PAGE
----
Over the last 9 months, Mass Effect 3 has seen a decent amount of attention, much of it due to a controversial finale that left many loyal fans feeling let down. BioWare tried numerous ways to fix this feeling: weekly multiplayer events; free downloadable content add-ons; even an extended ending that was designed to give greater closure to the saga of Commander Shepard. Most of these were met with mixed feelings and further disappointment. So, BioWare felt the need to up the ante, releasing the highly-anticipated “Omega” DLC which returns players to the outlaw hub of the galaxy, Omega.
In “Omega,” Commander Shepard is tasked by Aria T’Loak, voiced by Carrie-Ann Moss, to take back her base of operations from the “humans only” group Cerberus. Along the way, Shepard meets an old acquaintance of Aria’s, Nyreen Kandros, who turns out to be more than what she initially seems to be.
It sounds like a fantastic story and, let’s be honest, any chance to spend more time with fan-favorite Aria is always a bonus, but “Omega” doesn’t live up to the expectations that players might hold towards it.
The gameplay is as good as Mass Effect gets and it is the saving grace of this add-on. The battles are tougher than most others in the series and more epic in scale. New enemies are introduced. New weapons are acquired. Plus, playing alongside Aria and Nyreen introduces fantastic new powers and combinations that are just too much fun to unleash upon the enemy.
The entire mission takes anywhere between 2.5-4 hours, depending on how much is explored. Thus, “Omega” stands as one of the longest DLCs for Mass Effect 3 and would be worth the money if just for that fact.
However, there are problems with the story that make this add-on a difficult recommendation for purchase at $15.
The plot of “Omega” is as straight forward as it comes. While that might seem a sigh of relief given the twists and turns of the Mass Effect Saga, it actually makes the DLC seem a bit boring. There’s no real emotional investment and therefore no real pangs when highs and lows come about. This is only amplified by the voice acting, namely that of Carrie-Ann Moss. It’s a great thing to have such a star-studded cast voicing characters in a AAA title such as Mass Effect 3, but this add-on demonstrates that Carrie-Ann Moss’ voice acting wasn’t appropriate for heightened emotional settings. It comes off lacking and leaves a hole in the empathy for Aria and her story.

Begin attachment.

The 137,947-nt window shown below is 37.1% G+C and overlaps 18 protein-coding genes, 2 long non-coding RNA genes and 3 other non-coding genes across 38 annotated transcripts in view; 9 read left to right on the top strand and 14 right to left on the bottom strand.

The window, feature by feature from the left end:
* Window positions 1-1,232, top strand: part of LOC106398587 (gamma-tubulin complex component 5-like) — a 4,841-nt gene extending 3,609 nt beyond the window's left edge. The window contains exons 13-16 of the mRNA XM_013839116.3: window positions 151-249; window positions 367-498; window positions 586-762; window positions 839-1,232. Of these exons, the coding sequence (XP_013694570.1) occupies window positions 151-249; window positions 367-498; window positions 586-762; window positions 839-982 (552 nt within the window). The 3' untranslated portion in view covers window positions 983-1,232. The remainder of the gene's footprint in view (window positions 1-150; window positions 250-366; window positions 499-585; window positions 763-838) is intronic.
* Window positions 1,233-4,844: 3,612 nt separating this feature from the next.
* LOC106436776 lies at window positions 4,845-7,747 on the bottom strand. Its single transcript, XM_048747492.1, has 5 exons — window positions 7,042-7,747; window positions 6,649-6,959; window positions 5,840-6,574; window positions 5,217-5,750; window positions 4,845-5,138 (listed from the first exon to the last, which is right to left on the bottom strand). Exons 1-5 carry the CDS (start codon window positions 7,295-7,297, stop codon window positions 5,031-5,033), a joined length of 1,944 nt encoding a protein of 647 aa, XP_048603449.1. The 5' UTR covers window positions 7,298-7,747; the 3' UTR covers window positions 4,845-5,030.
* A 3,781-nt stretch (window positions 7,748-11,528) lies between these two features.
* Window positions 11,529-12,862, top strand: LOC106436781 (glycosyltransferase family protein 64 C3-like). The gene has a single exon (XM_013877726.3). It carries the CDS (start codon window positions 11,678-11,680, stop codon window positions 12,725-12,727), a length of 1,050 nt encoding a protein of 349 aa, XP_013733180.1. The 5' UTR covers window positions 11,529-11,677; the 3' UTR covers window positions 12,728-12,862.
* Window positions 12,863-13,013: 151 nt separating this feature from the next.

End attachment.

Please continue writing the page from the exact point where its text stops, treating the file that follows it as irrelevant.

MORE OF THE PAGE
There were glitches in some of the cutscenes that were pretty jarring and happened at some of the most pivotal moments of the story. That was a rather telling sign of how rushed this DLC appears to be.
One of the most alluring things about the Mass Effect Saga is choice; the player makes decisions that will alter their game and future games. This seems to be obviously lacking from “Omega.” The missions are straight forward and there are only a few conversational decisions that pop up. These moral crossroads carry almost no weight toward the outcome of the story; both galactic and on Omega.
That’s the other big story issue with “Omega.” The player is left with a sense of, “What’s the point?” when completing the mission. If the player has not completed the overarching story then this mission will provide great assets for the war and cool, new powers to use in battle. However, should players have already finished the game then there seems little point in getting this DLC, other than to know Aria T’Loak a bit better.
Ultimately, “Omega” is a fun, exciting shooter expansion for Mass Effect 3, but it offers little more from there. A weak story, lackluster voice acting, shallow moral choices, and minor glitches take away much from something that had the potential to add some flare to a game that is already mired in controversy and disappointment.
BioWare really needed an alpha. Instead, they got an omega.